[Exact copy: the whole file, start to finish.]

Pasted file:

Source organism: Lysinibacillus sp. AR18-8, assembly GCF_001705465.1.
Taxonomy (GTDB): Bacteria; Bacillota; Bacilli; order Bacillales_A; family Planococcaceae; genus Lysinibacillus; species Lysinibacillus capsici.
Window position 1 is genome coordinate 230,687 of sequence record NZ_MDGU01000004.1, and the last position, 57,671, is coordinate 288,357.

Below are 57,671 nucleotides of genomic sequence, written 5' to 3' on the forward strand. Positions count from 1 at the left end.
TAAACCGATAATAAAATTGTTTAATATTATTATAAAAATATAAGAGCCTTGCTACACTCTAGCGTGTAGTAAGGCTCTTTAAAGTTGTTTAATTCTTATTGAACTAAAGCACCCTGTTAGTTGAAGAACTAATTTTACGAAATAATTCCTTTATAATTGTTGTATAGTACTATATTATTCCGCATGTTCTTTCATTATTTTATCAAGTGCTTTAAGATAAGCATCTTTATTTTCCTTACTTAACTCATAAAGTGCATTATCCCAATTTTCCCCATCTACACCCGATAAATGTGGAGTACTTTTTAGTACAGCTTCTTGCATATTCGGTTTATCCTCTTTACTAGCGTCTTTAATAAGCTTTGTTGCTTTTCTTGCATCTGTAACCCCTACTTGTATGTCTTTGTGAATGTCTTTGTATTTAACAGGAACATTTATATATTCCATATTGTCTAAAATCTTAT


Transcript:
Source organism: Lysinibacillus sp. AR18-8, assembly GCF_001705465.1.
Taxonomy (GTDB): Bacteria; Bacillota; Bacilli; order Bacillales_A; family Planococcaceae; genus Lysinibacillus; species Lysinibacillus capsici.
Window position 1 is genome coordinate 230,687 of sequence record NZ_MDGU01000004.1, and the last position, 57,671, is coordinate 288,357.

Below are 57,671 nucleotides of genomic sequence, written 5' to 3' on the forward strand. Positions count from 1 at the left end.
TAAACCGATAATAAAATTGTTTAATATTATTATAAAAATATAAGAGCCTTGCTACACTCTAGCGTGTAGTAAGGCTCTTTAAAGTTGTTTAATTCTTATTGAACTAAAGCACCCTGTTAGTTGAAGAACTAATTTTACGAAATAATTCCTTTATAATTGTTGTATAGTACTATATTATTCCGCATGTTCTTTCATTATTTTATCAAGTGCTTTAAGATAAGCATCTTTATTTTCCTTACTTAACTCATAAAGTGCATTATCCCAATTTTCCCCATCTACACCCGATAAATGTGGAGTACTTTTTAGTACAGCTTCTTGCATATTCGGTTTATCCTCTTTACTAGCGTCTTTAATAAGCTTTGTTGCTTTTCTTGCATCTGTAACCCCTACTTGTATGTCTTTGTGAATGTCTTTGTATTTAACAGGAACATTTATATATTCCATATTGTCTAAAATCTTAT